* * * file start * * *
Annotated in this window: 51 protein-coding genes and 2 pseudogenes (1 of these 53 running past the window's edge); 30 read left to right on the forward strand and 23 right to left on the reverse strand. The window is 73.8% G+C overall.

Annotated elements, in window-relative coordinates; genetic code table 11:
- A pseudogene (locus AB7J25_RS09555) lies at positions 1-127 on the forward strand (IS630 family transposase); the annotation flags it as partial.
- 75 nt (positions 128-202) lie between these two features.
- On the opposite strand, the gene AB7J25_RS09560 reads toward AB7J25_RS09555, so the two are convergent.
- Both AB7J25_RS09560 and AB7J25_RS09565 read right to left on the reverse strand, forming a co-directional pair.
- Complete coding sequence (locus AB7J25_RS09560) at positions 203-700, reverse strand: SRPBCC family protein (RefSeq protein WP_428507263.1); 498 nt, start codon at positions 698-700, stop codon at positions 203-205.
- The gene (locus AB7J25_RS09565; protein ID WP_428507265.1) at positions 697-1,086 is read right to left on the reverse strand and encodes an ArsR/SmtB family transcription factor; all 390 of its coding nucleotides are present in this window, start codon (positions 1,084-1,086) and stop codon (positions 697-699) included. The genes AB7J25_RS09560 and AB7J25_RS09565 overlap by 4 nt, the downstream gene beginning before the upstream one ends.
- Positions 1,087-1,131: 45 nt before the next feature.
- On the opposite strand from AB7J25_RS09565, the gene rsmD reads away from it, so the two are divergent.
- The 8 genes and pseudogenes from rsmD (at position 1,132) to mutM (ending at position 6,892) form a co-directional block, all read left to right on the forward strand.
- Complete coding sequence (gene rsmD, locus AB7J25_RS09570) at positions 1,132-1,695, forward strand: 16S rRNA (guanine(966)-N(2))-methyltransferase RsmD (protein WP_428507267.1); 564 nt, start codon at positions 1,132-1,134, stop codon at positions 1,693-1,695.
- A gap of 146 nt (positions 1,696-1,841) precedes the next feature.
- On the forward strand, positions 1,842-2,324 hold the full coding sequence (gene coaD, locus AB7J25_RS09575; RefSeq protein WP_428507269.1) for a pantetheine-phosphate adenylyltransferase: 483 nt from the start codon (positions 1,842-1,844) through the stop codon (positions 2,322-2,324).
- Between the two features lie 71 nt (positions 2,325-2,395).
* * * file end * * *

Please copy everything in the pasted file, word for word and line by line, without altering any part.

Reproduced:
Annotated in this window: 51 protein-coding genes and 2 pseudogenes (1 of these 53 running past the window's edge); 30 read left to right on the forward strand and 23 right to left on the reverse strand. The window is 73.8% G+C overall.

Annotated elements, in window-relative coordinates; genetic code table 11:
- A pseudogene (locus AB7J25_RS09555) lies at positions 1-127 on the forward strand (IS630 family transposase); the annotation flags it as partial.
- 75 nt (positions 128-202) lie between these two features.
- On the opposite strand, the gene AB7J25_RS09560 reads toward AB7J25_RS09555, so the two are convergent.
- Both AB7J25_RS09560 and AB7J25_RS09565 read right to left on the reverse strand, forming a co-directional pair.
- Complete coding sequence (locus AB7J25_RS09560) at positions 203-700, reverse strand: SRPBCC family protein (RefSeq protein WP_428507263.1); 498 nt, start codon at positions 698-700, stop codon at positions 203-205.
- The gene (locus AB7J25_RS09565; protein ID WP_428507265.1) at positions 697-1,086 is read right to left on the reverse strand and encodes an ArsR/SmtB family transcription factor; all 390 of its coding nucleotides are present in this window, start codon (positions 1,084-1,086) and stop codon (positions 697-699) included. The genes AB7J25_RS09560 and AB7J25_RS09565 overlap by 4 nt, the downstream gene beginning before the upstream one ends.
- Positions 1,087-1,131: 45 nt before the next feature.
- On the opposite strand from AB7J25_RS09565, the gene rsmD reads away from it, so the two are divergent.
- The 8 genes and pseudogenes from rsmD (at position 1,132) to mutM (ending at position 6,892) form a co-directional block, all read left to right on the forward strand.
- Complete coding sequence (gene rsmD, locus AB7J25_RS09570) at positions 1,132-1,695, forward strand: 16S rRNA (guanine(966)-N(2))-methyltransferase RsmD (protein WP_428507267.1); 564 nt, start codon at positions 1,132-1,134, stop codon at positions 1,693-1,695.
- A gap of 146 nt (positions 1,696-1,841) precedes the next feature.
- On the forward strand, positions 1,842-2,324 hold the full coding sequence (gene coaD, locus AB7J25_RS09575; RefSeq protein WP_428507269.1) for a pantetheine-phosphate adenylyltransferase: 483 nt from the start codon (positions 1,842-1,844) through the stop codon (positions 2,322-2,324).
- Between the two features lie 71 nt (positions 2,325-2,395).